A layer 2 Ethernet frame is sent with a source and destination MAC address. Given a 100Base-TX (copper) trunk between two Cisco switches, I can do a "show interface fa 0/0" on S1 to see the MAC address assigned to the trunking interface, then go to Switch2 and do a "show mac address-table" and find the MAC address of the S1 fa 0/0 interface as a dynamically learned MAC in the table.
Given a similar setup with a 1000Base-X (fiber GBIC) trunk, the MAC address shown in "show interface gi 0/0" on S1 does not show up in the MAC address-table of S2. Everything I can find online indicates that 1000Base-X uses largely the same layer 2 format as copper connections. There's some slight alterations - minimum frame size is slightly larger - but the fundamentals of the frame structure appear to be the same, including transmission with a source and destination L2 address.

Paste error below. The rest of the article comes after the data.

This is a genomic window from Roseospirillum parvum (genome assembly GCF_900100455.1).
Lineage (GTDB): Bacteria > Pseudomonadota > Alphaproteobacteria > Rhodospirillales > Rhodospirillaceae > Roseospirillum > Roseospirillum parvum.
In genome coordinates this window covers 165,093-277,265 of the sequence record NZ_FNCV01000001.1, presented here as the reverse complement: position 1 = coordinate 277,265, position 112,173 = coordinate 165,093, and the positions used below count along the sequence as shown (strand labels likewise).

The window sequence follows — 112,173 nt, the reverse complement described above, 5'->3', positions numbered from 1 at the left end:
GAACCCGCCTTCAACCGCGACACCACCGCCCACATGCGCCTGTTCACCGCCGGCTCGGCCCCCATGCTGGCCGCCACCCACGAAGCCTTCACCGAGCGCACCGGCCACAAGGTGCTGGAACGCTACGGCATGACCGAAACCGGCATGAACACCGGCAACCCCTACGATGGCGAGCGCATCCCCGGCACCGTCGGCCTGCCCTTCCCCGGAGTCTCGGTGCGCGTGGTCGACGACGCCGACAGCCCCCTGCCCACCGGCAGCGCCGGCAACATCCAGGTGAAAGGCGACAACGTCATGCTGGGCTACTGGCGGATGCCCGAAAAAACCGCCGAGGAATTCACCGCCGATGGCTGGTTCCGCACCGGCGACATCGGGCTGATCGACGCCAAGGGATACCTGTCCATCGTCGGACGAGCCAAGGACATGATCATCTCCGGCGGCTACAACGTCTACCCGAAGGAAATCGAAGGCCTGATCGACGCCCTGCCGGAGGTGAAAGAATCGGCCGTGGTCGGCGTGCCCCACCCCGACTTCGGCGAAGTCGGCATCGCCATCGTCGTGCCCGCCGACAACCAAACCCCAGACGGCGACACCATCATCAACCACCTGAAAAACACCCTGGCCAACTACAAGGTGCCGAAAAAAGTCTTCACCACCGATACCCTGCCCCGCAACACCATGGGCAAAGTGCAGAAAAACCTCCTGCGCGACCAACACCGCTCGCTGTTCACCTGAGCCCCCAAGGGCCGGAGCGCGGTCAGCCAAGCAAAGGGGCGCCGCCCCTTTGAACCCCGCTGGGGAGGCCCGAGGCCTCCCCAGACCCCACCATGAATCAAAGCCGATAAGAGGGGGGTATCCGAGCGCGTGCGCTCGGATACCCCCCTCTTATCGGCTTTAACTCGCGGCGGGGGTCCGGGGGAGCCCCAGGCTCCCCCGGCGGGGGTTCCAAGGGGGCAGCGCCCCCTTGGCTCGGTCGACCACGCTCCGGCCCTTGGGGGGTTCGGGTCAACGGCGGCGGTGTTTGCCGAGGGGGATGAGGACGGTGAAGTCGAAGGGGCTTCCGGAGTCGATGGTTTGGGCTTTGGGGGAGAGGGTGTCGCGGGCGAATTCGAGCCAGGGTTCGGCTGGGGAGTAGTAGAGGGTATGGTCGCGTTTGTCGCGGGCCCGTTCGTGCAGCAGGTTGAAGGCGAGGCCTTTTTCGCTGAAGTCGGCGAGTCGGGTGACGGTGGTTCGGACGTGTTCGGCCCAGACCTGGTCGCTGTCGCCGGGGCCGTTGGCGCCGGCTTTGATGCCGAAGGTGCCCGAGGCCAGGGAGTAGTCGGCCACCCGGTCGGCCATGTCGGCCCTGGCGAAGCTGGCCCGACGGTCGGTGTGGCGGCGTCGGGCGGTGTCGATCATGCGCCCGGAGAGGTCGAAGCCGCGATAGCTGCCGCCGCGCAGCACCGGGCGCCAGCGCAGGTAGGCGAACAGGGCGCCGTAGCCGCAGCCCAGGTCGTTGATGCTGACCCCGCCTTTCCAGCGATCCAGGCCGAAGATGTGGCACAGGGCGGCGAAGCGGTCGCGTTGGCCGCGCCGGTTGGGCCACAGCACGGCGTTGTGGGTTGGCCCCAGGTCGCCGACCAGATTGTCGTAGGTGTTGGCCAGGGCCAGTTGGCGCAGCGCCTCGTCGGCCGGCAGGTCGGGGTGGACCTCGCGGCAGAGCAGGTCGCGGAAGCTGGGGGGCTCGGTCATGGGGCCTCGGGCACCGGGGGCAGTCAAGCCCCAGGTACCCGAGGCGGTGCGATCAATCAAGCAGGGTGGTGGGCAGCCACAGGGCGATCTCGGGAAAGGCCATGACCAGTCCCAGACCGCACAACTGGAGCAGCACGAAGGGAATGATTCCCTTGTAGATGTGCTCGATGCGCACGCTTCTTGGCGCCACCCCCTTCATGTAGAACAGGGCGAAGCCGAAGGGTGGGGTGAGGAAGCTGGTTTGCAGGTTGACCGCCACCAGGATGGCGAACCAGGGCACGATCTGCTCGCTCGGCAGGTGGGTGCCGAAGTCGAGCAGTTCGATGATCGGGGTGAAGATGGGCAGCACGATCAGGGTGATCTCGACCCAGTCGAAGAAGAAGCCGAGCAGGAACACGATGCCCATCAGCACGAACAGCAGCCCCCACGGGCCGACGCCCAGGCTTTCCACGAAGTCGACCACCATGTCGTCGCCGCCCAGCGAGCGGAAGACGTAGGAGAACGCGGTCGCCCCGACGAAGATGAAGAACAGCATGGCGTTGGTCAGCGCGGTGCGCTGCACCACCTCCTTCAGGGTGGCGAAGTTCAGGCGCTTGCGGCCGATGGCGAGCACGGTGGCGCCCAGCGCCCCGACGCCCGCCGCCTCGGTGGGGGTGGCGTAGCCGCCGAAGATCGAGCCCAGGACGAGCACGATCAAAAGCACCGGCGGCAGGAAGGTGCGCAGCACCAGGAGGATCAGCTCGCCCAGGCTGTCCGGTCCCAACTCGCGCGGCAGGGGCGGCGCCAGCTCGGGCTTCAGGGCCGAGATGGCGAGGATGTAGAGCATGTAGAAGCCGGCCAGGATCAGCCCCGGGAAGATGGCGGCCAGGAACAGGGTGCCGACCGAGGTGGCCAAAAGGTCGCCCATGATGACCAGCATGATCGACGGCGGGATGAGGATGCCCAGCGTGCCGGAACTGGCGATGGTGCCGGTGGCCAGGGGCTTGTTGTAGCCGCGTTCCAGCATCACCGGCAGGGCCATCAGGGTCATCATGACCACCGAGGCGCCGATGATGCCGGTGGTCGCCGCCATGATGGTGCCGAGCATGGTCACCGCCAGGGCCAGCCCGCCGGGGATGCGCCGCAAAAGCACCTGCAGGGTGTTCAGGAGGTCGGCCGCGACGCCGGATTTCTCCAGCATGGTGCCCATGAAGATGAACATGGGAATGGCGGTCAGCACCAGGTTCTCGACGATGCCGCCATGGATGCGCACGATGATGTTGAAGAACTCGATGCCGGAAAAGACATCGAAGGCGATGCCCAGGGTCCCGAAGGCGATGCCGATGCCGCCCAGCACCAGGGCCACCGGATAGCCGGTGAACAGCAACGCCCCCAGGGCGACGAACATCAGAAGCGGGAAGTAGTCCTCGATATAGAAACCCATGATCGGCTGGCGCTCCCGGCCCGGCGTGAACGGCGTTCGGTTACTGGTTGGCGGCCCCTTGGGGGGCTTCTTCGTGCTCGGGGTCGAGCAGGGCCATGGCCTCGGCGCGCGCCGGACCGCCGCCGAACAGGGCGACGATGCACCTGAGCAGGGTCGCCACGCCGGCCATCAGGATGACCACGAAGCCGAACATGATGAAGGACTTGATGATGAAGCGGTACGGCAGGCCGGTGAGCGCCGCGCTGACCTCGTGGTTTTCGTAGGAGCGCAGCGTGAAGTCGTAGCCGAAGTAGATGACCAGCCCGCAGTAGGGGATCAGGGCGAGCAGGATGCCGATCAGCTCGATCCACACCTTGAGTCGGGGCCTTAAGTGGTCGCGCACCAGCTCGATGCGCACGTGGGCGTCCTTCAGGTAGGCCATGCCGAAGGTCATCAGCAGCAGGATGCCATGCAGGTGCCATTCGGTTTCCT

Why doesn't the address of gi 0/0 show up in the MAC address table of the connection switch? The only thing which seems to make sense would be that the GBIC has its own MAC address, almost as if its acting as a mini 2-port switch or hub, with the switch-assigned MAC address showing up on the interface connection and a different MAC address assigned to the fiber side. If this is the case, is there any way to see the GBIC MAC address on the switch?
(I've tried to look up the details in IEEE 802.3z but it doesn't seem to be available without an IEEE membership or purchasing the standard. I find the base 802.3 PDFs for download, but not 802.3z.)